EDITOR'S NOTES - by Diane W. Collins

Strategic Partners: Friend or Foe?
by Diane W. Collins

The buzz word of the hour seems to be Strategic Partners. Everyone is forming alliances attempting to become the best in category to their targeted user. Don't get me wrong. I definitely believe in strategic partnerships and alliances. The right partners can be extremely helpful when attempting to expand content, obtain professional services, or bring recognized personalities to your site. With whom you partner is also important to developing co-branded products and services. However, before you suit up for this game it's a good idea to scout out the other team...or you may just end up on opposite ends of the field.

There are the obvious things that need to be reviewed before alliances are formed. They include business structure, finances, site traffic, current alliances that may conflict, the proper filing of copyrights, patents, etc. But, is this enough? Is this really a measurement of compatibility? If not, what makes one company or one person a better match than another? There's definitely more to consider than just the numbers or the "potential." Remember, you're choosing team mates. It's worth your while to look beyond the scoreboard. You need to know how they play the game.

Every company has a set of principles...whether they realize it or not. Those principles are not dictated by words...like mission statements. They are dictated by actions. Watching your potential team mates "on the field" will give you good insight into the four essential areas of business compatibility: business ethic, business philosophy, work ethic, and managment personality.

Business Ethic: The most important area of compatibility is the business ethic. Let's say you are a firm believer in being a straight shooter. You call a situation exactly as you see it. Your company ethics, which you consider to be your future, are worth more to you than the deal of the moment. How are you going to be able to partner with the chameleon whose ethics change to fit any situation? You're long term...he's close the deal, cut and run. Not a match. Look for companies that build their businesses on the same ethical principles upon which you build yours.

Business Philosophy: The next compatibility issue you need to address is business philosophy. What ideology has your potential partner embraced as the road to success? For example, how do they handle customer service? Is the customer always right...or is he ignored until his last email threatens a lawsuit? If you are high on customer service and your potential partner isn't it can cause problems down the road. What if your potential partner's revenue model is free content supported by advertising only? You might not find them to be a good match if you charge for content and don't view advertising as a real revenue producer. Are you into co-branded products and a proponent of "not reinventing the wheel"? Partnering with a company that won't sell any product they don't "own" won't be an enjoyable experience. Company philosophies must match to work well.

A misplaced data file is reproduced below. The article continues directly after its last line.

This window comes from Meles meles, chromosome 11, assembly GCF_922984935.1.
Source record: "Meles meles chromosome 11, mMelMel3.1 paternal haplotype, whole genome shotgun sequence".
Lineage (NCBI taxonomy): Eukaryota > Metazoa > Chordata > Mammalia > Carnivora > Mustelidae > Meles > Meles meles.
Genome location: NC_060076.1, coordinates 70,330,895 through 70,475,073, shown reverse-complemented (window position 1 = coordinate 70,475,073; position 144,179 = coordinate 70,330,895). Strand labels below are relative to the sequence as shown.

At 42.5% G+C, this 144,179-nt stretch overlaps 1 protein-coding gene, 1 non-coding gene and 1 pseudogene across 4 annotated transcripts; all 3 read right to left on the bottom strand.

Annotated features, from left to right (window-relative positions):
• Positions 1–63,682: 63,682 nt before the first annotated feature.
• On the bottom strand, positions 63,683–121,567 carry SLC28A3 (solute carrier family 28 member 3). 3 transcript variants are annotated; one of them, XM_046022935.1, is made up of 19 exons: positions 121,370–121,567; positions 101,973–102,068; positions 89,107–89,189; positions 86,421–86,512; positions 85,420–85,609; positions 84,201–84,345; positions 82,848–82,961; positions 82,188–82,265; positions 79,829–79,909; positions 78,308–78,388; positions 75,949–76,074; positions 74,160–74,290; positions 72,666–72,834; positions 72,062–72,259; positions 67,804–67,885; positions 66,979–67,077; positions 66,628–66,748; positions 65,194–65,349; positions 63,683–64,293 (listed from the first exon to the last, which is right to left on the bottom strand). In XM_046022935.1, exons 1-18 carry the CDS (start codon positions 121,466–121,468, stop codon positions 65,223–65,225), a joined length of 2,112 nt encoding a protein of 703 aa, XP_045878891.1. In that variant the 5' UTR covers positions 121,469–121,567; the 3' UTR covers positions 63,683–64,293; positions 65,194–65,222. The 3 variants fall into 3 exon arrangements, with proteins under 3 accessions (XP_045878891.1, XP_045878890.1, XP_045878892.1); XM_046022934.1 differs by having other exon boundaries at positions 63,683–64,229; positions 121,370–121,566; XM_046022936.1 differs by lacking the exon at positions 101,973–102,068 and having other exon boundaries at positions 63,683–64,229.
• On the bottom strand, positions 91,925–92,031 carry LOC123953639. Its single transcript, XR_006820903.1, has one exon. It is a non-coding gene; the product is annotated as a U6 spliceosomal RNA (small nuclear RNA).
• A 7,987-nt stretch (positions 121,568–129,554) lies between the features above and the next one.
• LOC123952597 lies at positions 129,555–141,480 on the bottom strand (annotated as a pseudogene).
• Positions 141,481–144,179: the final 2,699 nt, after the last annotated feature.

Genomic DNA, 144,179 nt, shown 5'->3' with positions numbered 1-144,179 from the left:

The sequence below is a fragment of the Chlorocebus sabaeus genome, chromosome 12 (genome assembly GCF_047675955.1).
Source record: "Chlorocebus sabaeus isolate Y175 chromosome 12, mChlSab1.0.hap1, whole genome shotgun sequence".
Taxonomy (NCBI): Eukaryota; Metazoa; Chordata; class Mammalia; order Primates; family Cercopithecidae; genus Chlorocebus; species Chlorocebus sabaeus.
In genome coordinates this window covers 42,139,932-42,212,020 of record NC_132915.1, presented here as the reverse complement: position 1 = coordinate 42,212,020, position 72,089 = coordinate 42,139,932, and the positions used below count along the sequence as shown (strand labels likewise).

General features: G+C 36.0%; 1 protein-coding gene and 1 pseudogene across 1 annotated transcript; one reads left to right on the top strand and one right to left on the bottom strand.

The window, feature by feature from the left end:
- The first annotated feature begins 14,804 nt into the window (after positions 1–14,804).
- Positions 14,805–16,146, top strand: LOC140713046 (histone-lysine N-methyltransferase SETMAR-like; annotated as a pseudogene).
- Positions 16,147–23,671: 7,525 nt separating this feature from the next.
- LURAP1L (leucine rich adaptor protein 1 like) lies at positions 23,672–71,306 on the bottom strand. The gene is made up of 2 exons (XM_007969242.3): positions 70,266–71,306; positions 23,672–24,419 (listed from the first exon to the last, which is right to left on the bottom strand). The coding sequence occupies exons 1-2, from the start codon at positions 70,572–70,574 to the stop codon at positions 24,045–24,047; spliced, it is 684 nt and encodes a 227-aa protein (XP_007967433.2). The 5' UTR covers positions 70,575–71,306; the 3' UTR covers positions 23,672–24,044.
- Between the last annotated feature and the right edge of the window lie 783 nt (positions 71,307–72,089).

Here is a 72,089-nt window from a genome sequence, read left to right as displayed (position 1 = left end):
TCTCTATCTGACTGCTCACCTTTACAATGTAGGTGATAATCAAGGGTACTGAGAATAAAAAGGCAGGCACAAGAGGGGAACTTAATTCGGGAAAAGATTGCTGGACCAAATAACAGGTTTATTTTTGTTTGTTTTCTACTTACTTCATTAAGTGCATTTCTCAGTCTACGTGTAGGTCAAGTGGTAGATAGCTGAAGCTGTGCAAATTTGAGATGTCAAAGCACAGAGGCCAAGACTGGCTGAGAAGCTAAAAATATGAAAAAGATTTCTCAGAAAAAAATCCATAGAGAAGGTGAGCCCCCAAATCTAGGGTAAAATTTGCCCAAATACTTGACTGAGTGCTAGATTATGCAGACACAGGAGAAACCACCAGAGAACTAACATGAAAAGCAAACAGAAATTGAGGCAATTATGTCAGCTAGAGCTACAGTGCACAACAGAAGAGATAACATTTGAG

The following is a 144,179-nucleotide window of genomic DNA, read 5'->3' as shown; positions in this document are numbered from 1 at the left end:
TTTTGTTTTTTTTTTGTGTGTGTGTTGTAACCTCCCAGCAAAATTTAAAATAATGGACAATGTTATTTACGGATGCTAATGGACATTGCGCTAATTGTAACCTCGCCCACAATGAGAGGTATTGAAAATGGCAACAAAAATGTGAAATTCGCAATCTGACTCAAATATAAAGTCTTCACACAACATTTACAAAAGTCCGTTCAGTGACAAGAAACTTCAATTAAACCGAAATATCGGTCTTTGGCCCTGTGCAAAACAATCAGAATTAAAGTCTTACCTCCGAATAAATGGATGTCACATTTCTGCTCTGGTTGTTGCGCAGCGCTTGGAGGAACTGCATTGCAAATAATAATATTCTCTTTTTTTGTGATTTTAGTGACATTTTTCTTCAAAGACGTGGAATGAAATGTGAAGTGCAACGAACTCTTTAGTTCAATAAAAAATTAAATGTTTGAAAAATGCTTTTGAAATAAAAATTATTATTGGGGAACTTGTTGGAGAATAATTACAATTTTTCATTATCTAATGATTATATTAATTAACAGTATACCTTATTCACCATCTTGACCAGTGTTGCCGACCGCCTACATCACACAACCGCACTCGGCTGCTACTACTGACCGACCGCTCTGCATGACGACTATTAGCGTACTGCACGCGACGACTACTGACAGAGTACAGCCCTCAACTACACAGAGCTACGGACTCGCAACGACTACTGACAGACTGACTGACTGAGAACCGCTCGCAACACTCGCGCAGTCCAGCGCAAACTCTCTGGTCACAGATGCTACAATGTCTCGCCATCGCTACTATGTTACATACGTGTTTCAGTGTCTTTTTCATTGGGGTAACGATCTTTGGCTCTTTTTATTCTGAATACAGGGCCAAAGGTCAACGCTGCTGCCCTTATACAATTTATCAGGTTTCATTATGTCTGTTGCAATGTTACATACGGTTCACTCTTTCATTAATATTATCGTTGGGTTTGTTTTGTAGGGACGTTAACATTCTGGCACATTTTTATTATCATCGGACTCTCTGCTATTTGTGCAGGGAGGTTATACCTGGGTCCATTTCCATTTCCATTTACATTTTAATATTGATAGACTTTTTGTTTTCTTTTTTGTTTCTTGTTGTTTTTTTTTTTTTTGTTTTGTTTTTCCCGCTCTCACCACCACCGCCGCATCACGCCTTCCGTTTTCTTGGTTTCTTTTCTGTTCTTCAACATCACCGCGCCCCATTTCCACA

Work Ethic: If everything fits to this point, it's time to move to the next step. How do your potential team mates get the job done? Let's say your company is into doing things correctly the first time with firmly established lines of communication and responsibility. You'll work around the clock, if you have to, to get a project out on time. If your potential partner is into whatever's good enough to get by for the moment you're going to butt heads. Let's say you're a young start up...you're hungry. You check out every potential for new content, products, services, etc. You're streamlined and you move fast. It's a whole new game if you decide to partner with a very large corporation. Light speed is not on their speedometer. Here's another example. Have you ever been involved in a partnership where you had to pick up the slack? In other words, your partner didn't hold up his end of the deal? You might want to make sure your potential team mates have a reputation for delivering on promises. Sure, they're under contract. Sure, you have legal recourse. But, if you have ever been in that very expensive situation, experience would tell you that an "ounce of prevention is worth a pound of cure."

Management Personalities: I have seen many potentially beneficial partnerships sail through all the stages of forming alliances only to bottom out and sink at this last level. If someone ever tells you, "I don't have to like the people I work with," you might want to check his employment history. Odds are he hasn't been at any company for long periods of time. If your team management works under the assumption that arrogance is unacceptable posturing; ego has no place in company decisions; and an open door policy leads to higher levels of employee commitment you're going to run into problems if you partner with a company run on the "dictator" model. The introduction of this negative force through partnering could actually end up ruining your own team.

One final word. Ideas are the commodity of the Internet. Don't reveal yours without the proper protection. If partnering requires the release of non-public information in order for a decision to be made make sure you have a tight, signed non-disclosure agreement (NDA). If a potential partner won't sign one, he has already played his hand. Move on. You don't need him.

FEBRUARY 16, 1999


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